<history of science, biography, philosophy> german physicist (1901-1976) who expressed the uncertainty principle, according to which the position and momentum of a subatomic particle cannot both be determined precisely at the same time, as a crucial element of modern quantum mechanics, described in his Physik und Philosophie (Physics and Philosophy) (1958). Heisenberg won the Nobel Prize for physics in 1932. Recommended Reading: Werner Heisenberg, Physical Principles of the Quantum Theory (Dover, 1930); Werner Heisenberg, Philosophical Problems of Quantum Physics (Ox Bow, 1979); and David C. Cassidy, Uncertainty: The Life and Science of Werner Heisenberg (Freeman, 1993).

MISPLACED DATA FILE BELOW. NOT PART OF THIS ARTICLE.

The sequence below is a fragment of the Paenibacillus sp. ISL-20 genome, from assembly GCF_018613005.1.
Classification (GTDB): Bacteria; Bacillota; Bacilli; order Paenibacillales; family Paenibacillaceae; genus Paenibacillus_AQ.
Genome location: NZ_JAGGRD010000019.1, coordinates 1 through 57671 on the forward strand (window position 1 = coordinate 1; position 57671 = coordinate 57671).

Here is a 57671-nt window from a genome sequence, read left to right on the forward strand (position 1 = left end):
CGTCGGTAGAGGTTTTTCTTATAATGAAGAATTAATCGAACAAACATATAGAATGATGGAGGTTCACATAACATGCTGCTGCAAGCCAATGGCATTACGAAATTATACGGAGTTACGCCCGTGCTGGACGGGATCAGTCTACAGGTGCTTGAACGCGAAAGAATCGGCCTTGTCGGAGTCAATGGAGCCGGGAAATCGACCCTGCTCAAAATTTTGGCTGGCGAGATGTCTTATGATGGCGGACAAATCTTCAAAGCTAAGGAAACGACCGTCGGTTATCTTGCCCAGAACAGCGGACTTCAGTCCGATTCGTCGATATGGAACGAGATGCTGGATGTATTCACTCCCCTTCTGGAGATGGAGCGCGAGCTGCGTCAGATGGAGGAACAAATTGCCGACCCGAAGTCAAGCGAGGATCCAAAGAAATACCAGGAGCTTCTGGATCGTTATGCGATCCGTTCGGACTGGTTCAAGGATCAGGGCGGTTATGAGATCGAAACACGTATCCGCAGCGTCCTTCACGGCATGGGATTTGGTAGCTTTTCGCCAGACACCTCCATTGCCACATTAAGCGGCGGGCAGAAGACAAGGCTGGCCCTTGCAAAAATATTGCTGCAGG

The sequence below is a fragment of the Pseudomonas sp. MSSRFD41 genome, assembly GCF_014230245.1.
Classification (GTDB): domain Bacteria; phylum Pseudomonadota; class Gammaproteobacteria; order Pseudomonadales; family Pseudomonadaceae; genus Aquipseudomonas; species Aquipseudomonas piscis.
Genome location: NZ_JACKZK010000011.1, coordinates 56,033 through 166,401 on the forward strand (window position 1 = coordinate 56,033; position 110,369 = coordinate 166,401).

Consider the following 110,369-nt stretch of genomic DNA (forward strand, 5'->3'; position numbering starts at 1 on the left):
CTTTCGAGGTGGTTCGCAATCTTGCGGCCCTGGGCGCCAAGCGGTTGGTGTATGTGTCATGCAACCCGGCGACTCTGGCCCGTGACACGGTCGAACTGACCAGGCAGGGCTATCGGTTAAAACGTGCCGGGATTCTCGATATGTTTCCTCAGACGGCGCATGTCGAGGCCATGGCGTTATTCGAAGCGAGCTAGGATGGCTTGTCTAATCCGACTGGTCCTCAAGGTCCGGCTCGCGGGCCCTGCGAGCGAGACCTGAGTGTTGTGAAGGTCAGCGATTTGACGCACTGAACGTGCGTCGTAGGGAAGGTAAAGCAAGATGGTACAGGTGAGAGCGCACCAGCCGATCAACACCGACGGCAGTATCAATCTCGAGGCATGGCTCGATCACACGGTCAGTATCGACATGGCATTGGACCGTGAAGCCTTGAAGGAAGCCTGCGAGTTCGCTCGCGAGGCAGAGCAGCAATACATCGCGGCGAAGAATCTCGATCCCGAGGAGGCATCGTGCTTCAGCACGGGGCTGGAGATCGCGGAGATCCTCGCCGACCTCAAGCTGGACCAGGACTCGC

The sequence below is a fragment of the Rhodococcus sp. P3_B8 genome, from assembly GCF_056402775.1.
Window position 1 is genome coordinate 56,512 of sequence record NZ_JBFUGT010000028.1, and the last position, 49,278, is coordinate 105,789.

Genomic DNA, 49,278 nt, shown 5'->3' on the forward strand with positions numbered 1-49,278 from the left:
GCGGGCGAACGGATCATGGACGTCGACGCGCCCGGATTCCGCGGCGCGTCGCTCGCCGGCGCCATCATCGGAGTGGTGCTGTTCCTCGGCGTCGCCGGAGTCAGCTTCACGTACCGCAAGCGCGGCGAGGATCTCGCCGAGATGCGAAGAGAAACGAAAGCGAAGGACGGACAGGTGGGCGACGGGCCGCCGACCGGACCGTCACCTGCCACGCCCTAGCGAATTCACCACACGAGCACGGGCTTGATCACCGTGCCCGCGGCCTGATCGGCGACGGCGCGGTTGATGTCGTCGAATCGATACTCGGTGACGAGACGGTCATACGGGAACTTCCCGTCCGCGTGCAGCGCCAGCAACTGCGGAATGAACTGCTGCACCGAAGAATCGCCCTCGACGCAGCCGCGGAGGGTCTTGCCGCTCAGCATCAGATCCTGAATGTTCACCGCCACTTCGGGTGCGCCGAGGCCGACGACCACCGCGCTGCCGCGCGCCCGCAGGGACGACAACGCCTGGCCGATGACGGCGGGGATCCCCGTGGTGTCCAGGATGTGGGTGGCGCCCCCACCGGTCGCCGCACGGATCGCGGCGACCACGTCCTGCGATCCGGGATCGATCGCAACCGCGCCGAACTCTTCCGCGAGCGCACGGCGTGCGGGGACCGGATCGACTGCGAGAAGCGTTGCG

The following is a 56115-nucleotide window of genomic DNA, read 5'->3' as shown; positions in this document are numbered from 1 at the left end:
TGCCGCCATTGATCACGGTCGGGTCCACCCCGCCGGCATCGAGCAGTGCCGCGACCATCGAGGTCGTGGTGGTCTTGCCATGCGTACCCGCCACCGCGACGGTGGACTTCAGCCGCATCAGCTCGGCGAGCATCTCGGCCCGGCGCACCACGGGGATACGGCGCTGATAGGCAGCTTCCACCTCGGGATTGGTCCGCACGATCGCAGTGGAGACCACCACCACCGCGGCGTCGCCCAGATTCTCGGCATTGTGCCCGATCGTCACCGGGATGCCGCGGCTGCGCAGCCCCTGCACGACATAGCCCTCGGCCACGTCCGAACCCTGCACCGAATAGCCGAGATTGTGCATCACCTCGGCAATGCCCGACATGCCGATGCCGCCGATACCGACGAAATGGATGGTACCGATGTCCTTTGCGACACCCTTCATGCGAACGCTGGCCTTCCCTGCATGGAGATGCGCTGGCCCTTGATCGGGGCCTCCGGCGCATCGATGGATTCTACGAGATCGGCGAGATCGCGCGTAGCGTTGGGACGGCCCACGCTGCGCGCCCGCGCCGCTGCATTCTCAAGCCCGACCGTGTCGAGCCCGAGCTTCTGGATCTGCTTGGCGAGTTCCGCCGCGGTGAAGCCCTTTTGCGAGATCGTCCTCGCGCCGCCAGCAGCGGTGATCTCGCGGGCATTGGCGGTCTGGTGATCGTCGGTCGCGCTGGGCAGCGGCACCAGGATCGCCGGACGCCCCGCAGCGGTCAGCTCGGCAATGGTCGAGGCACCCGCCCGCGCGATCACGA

[A Dictionary of Philosophical Terms and Names]
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